Abstract

As the product-release cycle in the tech industry speeds up, there is more pressure on manufacturers to bring new products to market faster than ever. This puts a great deal of pressure on the suppliers of capital equipment used to manufacture these tech products. The supply chain agility of these suppliers is increasingly important. The purpose of this study is three-fold (1) to develop a methodology that can be used by any firm for measuring and ranking the agility of suppliers and finding the root causes of supplier agility, (2) to develop the first-ever fully quantitative measure of supply chain agility, and (3) to test if the supply chain management practices that are associated with agility in the academic literature are truly correlated with supply chain agility. Using the outlined methodology in this paper, the data suggest that the customer's current system and processes adequately met the need for short-notice, expedited build times. However, many processes and communications between the suppliers and customer have a lot of room for improvement that may positively impact the supply chain agility of suppliers. Since most every firm captures this same data, such as PO create dates and supplier ship dates, any firm can and should replicate this analysis to discover their suppliers' unique drivers of supply chain agility. Each supplier's historical agility was measured and ranked using historical order performance data. This agility score is the first of its kind to measure agility without the use of qualitative factors or self-reported measures of agility. Only three of the supply chain survey questions developed from or borrowed from the academic literature were correlated with supply chain agility in this study. Survey responses regarding the frequency of communication and information sharing are two examples of variables that were not associated with supplier supply chain agility. The only survey question response that was found to be positively correlated with supply chain agility involves the agile practice of delayed product differentiation. Contrary to the literature, two questions involving supplier-customer communication and the linking of order management system were found to be negatively correlated with supply chain agility. In regards to the non-survey, historical data, the independent variables that were correlated with agility highlighted the need for improved systems and processes between the suppliers and customer. Two examples of processes and systems that need improvement are expedited build time requests and PO swaps.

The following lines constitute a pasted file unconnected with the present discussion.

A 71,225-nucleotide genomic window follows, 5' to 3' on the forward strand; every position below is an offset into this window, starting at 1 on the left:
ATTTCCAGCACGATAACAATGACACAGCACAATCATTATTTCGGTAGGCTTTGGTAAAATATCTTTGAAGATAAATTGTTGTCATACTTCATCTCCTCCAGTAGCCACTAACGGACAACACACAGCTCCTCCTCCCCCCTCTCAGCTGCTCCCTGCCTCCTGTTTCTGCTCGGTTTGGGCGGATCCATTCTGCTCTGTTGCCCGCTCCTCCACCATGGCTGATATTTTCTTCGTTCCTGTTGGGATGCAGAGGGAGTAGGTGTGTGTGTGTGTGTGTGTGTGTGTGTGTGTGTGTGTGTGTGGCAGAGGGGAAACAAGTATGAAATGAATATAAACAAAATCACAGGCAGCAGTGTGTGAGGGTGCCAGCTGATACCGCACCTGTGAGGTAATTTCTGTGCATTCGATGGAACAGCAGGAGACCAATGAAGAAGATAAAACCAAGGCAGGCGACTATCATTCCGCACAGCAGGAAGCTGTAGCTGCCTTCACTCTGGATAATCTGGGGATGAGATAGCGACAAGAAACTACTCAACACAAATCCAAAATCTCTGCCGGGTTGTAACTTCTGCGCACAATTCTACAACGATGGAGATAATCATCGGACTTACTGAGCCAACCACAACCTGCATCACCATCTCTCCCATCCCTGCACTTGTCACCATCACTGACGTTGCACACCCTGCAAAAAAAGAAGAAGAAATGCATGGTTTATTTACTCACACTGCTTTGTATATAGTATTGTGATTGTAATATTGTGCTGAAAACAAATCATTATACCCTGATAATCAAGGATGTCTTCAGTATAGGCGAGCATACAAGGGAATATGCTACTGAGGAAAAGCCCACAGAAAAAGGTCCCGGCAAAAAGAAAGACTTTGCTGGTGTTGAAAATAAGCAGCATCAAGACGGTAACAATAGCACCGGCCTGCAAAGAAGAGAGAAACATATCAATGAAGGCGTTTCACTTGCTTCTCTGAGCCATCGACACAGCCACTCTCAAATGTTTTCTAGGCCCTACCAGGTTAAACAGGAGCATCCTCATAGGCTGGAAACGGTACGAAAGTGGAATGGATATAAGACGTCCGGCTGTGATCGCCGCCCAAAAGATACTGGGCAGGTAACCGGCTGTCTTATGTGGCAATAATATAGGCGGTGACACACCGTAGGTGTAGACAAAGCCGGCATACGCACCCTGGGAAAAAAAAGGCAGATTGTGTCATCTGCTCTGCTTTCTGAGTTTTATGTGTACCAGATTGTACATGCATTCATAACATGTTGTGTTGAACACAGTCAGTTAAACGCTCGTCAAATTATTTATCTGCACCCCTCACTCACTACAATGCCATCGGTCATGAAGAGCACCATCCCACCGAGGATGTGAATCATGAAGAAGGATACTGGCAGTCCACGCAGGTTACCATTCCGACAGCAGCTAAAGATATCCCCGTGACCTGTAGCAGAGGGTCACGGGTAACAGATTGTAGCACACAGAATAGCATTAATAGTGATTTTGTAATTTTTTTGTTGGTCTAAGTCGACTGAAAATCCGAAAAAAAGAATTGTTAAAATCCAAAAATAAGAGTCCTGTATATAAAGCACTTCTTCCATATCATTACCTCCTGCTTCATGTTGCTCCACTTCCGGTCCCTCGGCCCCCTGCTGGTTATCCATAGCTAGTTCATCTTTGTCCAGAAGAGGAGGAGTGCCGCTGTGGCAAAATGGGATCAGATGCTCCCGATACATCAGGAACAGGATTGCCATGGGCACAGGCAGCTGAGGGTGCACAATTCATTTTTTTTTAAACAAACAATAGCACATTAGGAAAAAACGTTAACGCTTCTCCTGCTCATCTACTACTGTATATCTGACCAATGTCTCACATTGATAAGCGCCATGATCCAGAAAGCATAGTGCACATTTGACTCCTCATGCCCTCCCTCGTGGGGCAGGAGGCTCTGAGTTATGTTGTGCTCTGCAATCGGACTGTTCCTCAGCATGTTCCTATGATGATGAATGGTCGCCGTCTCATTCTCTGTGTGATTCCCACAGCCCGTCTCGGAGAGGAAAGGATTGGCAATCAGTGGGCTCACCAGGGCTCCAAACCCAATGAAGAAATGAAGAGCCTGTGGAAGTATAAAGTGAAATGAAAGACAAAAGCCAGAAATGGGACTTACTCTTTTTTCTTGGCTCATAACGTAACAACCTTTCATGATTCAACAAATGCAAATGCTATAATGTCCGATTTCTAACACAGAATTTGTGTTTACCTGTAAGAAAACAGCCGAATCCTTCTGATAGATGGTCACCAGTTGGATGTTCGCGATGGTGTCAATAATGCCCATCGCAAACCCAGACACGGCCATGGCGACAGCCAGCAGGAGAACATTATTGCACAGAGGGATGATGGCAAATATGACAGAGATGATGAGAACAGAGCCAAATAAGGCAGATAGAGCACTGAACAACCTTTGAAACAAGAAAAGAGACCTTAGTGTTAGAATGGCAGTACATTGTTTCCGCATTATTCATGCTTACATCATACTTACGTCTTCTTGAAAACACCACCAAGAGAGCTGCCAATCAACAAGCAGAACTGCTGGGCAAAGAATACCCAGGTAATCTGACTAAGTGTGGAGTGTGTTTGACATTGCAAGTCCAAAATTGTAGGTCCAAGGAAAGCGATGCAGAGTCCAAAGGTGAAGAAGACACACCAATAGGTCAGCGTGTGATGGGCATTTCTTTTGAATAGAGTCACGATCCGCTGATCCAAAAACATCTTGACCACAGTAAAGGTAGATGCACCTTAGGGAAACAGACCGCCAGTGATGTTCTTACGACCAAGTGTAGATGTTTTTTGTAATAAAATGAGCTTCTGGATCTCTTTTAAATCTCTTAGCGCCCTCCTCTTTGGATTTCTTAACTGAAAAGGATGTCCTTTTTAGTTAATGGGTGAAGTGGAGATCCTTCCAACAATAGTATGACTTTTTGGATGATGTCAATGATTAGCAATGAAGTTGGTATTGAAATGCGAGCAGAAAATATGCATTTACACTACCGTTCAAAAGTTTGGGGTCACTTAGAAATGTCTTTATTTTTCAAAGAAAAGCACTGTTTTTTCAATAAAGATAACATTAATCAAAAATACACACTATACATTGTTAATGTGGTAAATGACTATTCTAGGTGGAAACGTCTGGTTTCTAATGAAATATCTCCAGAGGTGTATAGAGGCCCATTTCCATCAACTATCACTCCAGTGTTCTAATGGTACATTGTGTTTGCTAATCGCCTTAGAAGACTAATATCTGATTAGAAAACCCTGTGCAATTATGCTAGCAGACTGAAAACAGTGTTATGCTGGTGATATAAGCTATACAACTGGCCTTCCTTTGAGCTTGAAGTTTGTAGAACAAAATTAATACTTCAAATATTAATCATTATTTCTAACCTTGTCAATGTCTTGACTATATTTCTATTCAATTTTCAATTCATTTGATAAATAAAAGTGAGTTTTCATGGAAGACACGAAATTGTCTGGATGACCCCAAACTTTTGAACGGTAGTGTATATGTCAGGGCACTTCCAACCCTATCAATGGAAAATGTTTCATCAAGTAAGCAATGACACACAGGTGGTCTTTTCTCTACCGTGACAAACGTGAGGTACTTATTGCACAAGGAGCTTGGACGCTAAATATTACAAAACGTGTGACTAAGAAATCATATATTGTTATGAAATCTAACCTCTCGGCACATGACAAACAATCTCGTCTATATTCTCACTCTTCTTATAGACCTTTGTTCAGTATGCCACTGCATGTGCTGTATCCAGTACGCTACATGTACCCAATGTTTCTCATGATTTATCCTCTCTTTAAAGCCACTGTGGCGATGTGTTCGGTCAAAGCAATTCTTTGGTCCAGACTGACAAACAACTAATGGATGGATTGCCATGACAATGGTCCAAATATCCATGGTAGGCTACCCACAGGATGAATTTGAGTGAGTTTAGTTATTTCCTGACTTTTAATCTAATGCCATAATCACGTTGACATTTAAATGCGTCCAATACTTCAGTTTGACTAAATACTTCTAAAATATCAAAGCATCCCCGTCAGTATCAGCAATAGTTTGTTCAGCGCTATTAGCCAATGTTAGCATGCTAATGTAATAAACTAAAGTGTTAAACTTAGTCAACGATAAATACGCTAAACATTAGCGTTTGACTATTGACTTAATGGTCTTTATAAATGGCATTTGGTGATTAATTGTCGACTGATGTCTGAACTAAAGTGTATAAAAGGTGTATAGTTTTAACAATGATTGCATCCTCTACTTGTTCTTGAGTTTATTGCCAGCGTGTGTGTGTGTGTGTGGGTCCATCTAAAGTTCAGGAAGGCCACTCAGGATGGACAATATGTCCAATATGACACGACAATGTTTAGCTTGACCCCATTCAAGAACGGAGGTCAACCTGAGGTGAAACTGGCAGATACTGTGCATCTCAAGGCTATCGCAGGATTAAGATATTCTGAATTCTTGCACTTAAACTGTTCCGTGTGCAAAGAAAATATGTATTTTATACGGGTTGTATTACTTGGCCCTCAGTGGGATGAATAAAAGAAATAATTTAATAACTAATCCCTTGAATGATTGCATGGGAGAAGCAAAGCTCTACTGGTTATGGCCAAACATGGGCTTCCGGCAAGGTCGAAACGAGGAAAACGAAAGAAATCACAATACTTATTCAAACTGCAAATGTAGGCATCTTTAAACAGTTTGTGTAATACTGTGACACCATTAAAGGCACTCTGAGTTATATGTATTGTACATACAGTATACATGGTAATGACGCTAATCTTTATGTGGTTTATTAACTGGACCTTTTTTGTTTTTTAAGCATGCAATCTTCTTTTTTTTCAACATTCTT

Degree

MS

College and Department

Ira A. Fulton College of Engineering and Technology; Technology

Rights

http://lib.byu.edu/about/copyright/

Date Submitted

2016-06-01

Document Type

Thesis

Handle

http://hdl.lib.byu.edu/1877/etd8709

Keywords

agility, supply chain, agile manufacturing, supply chain management, agility assessment, build time

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